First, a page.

I wrote about the government crackdown on protesters in Nicaragua last month. Very briefly, socialist president Daniel Ortega has been using both the police and paramilitary goons who support his regime to battle pro-democracy protesters who believe he plans to remain in control of the country for life. In a few months, over 300 people have been killed, most but not all were protesters.

Initially, Ortega appealed to the Catholic Church as mediators between the government and the protesters but as the body count increased so too did the denunciations from Catholic leaders. Now Ortega has turned against the church. From the NY Times:

The government “has declared war on the church,” said Juan Sebastián Chamorro, a member of the opposition alliance.

While the church tried to strike the delicate balance between mediator and defender, it was Monsignor Báez who emerged as the face of the opposition, with a commanding presence over social media. The role gives him the freedom to denounce the government without reservations.

“What there is here is an armed state against an unarmed people,” he said in an interview at the seminary where he lives on the outskirts of Managua. “This is not a civil war.”…

Protesters die daily, and many more have been injured and arrested as the resistance hardens against the rule of Mr. Ortega and his wife, Vice President Rosario Murillo. Most of the dead were civilians, some teenagers — but police officers have also been killed.

In addition to the protesters who have been murdered in the streets, many more have been injured and there are reports of severe torture. Sunday NBC News reported the story of Marco Novoa, a 25-year-old university student who spent a week being tortured in May:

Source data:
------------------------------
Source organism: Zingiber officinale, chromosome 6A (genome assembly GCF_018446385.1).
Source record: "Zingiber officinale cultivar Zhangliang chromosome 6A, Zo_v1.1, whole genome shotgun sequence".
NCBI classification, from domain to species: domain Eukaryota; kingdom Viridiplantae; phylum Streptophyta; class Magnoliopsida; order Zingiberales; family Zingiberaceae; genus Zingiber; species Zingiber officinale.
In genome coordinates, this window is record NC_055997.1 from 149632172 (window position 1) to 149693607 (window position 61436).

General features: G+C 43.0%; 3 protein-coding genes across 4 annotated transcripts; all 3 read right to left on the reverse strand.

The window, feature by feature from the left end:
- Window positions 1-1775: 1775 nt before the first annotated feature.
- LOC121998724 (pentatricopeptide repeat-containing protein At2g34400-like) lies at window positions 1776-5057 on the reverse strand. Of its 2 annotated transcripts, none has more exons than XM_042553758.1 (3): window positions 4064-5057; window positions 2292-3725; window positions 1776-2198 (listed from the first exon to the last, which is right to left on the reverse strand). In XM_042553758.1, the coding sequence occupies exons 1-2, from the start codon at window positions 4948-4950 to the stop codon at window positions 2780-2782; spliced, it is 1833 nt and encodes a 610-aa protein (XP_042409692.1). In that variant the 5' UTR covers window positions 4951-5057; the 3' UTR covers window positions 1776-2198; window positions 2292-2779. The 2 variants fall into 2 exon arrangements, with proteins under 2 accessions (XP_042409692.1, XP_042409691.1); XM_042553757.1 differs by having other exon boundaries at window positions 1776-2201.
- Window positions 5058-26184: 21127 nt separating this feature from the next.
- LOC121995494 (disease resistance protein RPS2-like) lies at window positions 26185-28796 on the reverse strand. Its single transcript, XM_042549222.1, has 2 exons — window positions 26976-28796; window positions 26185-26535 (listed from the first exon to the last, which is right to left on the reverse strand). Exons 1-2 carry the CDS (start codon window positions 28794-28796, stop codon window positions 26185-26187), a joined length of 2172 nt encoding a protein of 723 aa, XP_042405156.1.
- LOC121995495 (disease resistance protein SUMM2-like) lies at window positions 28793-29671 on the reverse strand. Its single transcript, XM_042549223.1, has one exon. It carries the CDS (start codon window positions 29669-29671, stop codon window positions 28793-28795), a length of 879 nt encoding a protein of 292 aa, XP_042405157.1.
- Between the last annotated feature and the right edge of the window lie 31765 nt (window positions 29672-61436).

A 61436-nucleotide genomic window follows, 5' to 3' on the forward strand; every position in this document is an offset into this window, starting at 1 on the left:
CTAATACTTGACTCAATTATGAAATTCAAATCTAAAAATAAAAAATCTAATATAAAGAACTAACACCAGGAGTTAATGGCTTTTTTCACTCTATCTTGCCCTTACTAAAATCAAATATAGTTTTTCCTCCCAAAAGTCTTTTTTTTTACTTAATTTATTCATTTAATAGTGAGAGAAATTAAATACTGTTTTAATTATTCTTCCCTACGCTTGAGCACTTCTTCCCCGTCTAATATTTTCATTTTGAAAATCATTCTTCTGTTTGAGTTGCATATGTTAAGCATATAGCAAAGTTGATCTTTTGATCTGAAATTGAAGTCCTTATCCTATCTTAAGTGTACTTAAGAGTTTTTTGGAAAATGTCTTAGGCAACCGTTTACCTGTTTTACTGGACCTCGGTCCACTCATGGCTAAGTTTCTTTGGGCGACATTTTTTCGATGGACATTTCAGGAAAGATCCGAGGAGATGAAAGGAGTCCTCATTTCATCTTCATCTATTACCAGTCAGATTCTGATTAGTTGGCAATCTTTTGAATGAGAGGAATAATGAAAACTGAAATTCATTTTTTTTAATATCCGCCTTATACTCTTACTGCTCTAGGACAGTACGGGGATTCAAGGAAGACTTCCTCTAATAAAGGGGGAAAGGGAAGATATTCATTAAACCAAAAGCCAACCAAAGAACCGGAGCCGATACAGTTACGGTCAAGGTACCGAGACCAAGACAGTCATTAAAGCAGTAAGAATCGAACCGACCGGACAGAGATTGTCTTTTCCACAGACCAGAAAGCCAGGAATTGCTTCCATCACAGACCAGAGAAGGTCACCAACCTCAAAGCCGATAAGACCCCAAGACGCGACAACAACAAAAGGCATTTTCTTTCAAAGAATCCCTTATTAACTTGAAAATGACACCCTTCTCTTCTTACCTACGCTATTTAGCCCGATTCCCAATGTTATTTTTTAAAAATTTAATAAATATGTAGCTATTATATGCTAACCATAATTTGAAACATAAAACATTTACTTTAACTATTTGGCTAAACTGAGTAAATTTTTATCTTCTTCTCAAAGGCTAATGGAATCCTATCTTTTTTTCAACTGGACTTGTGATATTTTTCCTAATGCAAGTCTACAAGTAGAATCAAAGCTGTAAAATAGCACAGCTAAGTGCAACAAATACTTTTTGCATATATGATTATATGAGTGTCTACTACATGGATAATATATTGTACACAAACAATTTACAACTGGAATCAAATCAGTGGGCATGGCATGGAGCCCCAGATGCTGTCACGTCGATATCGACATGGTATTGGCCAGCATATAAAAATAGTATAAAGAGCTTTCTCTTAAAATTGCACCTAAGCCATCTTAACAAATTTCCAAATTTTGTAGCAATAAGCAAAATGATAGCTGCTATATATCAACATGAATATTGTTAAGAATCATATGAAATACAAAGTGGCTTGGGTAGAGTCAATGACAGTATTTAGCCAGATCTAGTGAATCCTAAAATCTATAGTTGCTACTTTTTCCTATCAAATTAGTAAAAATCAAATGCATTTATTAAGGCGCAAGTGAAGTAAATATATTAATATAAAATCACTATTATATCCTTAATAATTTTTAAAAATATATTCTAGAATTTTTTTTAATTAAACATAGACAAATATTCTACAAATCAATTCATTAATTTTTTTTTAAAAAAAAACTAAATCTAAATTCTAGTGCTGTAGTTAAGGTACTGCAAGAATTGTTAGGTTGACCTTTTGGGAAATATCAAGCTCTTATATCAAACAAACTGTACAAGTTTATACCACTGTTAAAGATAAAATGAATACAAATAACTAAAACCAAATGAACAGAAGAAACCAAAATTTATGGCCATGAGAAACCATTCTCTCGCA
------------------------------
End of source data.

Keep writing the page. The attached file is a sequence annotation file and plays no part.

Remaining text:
“They hit me with the gun and they said, ‘No we’re not going to kill you yet,’” he recalled.

Novoa said the men wanted to know where the money was coming from to support the protests. They asked him if it was from the U.S. Embassy and seemed to know he was a U.S. citizen by birth. He told them the support for the protesters came from the community.

With the passing days the questions remained the same but the tactics changed, he said. In his cell, which had no toilet, he was forced to defecate on the floor. He said he could hear other people in cells nearby but couldn’t speak to them. Still tied up, he tried to find a position that would bring sleep.

When he did drift off, he said cold water was dumped on him, then he was shocked with electricity. “They tased my body and they tased my genitals,” he said. After that came Russian roulette with a pistol, Novoa said.

He said he lost track of time as the torture went on, but some things he cannot erase from his mind: The way he could not breathe when waterboarded him. And the day one man sodomized him with an object, telling him, “I’m going to give you something so you remember this the rest of your life if you get out of here.”

Novoa was released but only after he agreed to make a staged confession in which he admitted to being part of a “rebel group that planned to kill a monsignor, destroy government buildings and kidnap members of the ruling party and their families.” His statement was pre-written by his captors and recorded. Once he was well enough to travel, he fled with his family to Miami.

Ortega gave an interview to Fox News’ Bret Baier today in which he was asked repeatedly about the paramilitary groups attacking and killing protesters. Ortega spent most of the interview intentionally confusing the questions he was being asked. When Baier asked about paramilitaries siding with the government, Ortega answered the question as if “paramilitaries” was a reference to the student opposition groups. When Baier asked who was in control of these paramilitary groups supporting his regime, Ortega said it was people who opposed him.

At one point, Baier tried to point out that the paramilitaries he was talking about were the ones siding with the government, but Ortega just kept going, answering a subsequent question about the groups who support his regime by claiming the U.S. was funding groups that murdered Nicaraguan police. Here’s the frustrating exchange:

The New York Times video report from last week does a good job of explaining the current crisis. Ironically, it began with protests by people who were upset Ortega was threatening to cut social security payments. It was the brutal crackdown on protesters which quickly turned this protest into something much broader.